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This is the 25th Volume in the series Memorial Tributes compiled by the National Academy of Engineering as a personal remembrance of the lives and outstanding achievements of its members and international members. These volumes are intended to stand as an enduring record of the many contributions of engineers and engineering to the benefit of humankind. In most cases, the authors of the tributes are contemporaries or colleagues who had personal knowledge of the interests and the engineering accomplishments of the deceased. Through its members and international members, the Academy...
This is the 25th Volume in the series Memorial Tributes compiled by the National Academy of Engineering as a personal remembrance of the lives and outstanding achievements of its members and international members. These volumes are intended to stand as an enduring record of the many contributions of engineers and engineering to the benefit of humankind. In most cases, the authors of the tributes are contemporaries or colleagues who had personal knowledge of the interests and the engineering accomplishments of the deceased. Through its members and international members, the Academy carries out the responsibilities for which it was established in 1964.
Under the charter of the National Academy of Sciences, the National Academy of Engineering was formed as a parallel organization of outstanding engineers. Members are elected on the basis of significant contributions to engineering theory and practice and to the literature of engineering or on the basis of demonstrated unusual accomplishments in the pioneering of new and developing fields of technology. The National Academies share a responsibility to advise the federal government on matters of science and technology. The expertise and credibility that the National Academy of Engineering brings to that task stem directly from the abilities, interests, and achievements of our members and international members, our colleagues and friends, whose special gifts we remember in this book.
BY JOSEPH J. BEAMAN AND MARK F. HAMILTON
DAVID THEOBALD BLACKSTOCK died at the age of 91 on April 30, 2021, in Austin, Texas, where he was born, raised, and spent most of his life. He was known internationally as an eminent scholar in acoustics, a mentor to both junior and senior acousticians, and an extraordinarily caring man.
He was born February 13, 1930, to Leo and Harriet Blackstock in Austin and grew up mostly in the Hyde Park neighborhood with his older brother Mathis. After receiving BS and MS degrees in physics at the University of Texas (UT) at Austin, David served 2 years in the US Air Force, then joined Frederick V. Hunt’s group at Harvard University and earned a PhD in applied physics in 1960. He wrote his dissertation on the subject of nonlinear acoustics, a field in which he continued to work throughout his career.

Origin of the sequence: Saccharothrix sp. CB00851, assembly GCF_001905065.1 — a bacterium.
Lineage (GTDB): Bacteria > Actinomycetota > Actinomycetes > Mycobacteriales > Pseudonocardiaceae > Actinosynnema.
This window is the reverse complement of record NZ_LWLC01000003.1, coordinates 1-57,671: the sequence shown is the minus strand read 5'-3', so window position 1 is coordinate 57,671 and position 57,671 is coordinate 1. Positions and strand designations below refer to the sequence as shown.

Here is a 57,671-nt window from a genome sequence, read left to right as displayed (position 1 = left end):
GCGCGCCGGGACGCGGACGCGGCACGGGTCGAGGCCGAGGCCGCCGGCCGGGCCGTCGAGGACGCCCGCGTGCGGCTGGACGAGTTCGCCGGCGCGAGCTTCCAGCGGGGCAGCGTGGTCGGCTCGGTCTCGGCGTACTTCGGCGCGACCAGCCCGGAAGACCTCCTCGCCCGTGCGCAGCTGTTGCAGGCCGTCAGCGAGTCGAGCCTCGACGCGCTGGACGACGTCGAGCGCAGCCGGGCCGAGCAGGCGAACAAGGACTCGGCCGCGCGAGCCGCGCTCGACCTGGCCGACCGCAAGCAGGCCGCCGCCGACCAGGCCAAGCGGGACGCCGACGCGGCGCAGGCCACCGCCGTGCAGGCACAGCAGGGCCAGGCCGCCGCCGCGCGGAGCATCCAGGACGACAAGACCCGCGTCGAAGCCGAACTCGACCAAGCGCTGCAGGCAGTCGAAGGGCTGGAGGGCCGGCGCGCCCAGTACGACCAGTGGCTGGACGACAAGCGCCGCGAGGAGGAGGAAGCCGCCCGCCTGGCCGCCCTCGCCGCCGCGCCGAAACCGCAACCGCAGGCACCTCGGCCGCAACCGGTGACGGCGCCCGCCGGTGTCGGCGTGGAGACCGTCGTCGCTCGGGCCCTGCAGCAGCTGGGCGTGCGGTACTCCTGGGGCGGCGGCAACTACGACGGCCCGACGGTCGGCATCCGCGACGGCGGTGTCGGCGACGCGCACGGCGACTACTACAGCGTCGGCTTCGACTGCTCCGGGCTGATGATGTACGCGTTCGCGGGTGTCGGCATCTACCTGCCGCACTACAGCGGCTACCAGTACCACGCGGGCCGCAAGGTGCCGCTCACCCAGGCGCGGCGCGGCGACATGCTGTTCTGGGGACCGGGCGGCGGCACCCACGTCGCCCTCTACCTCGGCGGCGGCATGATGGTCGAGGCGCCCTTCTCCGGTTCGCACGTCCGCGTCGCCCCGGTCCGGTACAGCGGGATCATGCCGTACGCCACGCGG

After 3 years at General Dynamics and 7 years as associate professor of electrical engineering at the University of Rochester (NY), in 1970 David returned permanently to UT. Initially he worked at the university’s Applied Research Laboratories, a leading research center in underwater acoustics, until in 1987 he became professor of mechanical engineering, a position he retained until 2000, when he retired with the title E.P. Schoch Professor Emeritus.
David’s most important contributions were in nonlinear acoustics, which involves sound so intense that waveforms distort as they propagate; examples are explosion waves and intense sound beams used in therapeutic ultrasound. His seminal work in the 1960s, in parallel with work by academician Rem Viktorovich Khokhlov at Moscow State University in the former Soviet Union, established a foundation for nonlinear acoustics that is still employed today.
David popularized the use of the Burgers equation for modeling the nonlinear propagation of sound, an approach that permits the effects of nonlinear distortion and energy loss to be combined. He also developed a consistent framework that incorporates models for waveform steepening and weak shock theory developed by others in a way that permits analytical solutions for a variety of practical cases.
Among other theoretical contributions in the 1960s, David developed a solution revealing that a limit for the amplitude of a sound wave exists no matter how powerful the sources. The phenomenon is called acoustic saturation, a notable example of which is the limit on intensities that can be used in underwater sonar.
He also showed how two well-known and seemingly un related classical solutions derived in the 1930s—one for waves of finite amplitude in the preshock region, the other for sawtooth shock waves—are limiting cases of a single, more general solution for the propagation of finite amplitude sound. This overarching theory came to be known as Blackstock’s bridging function.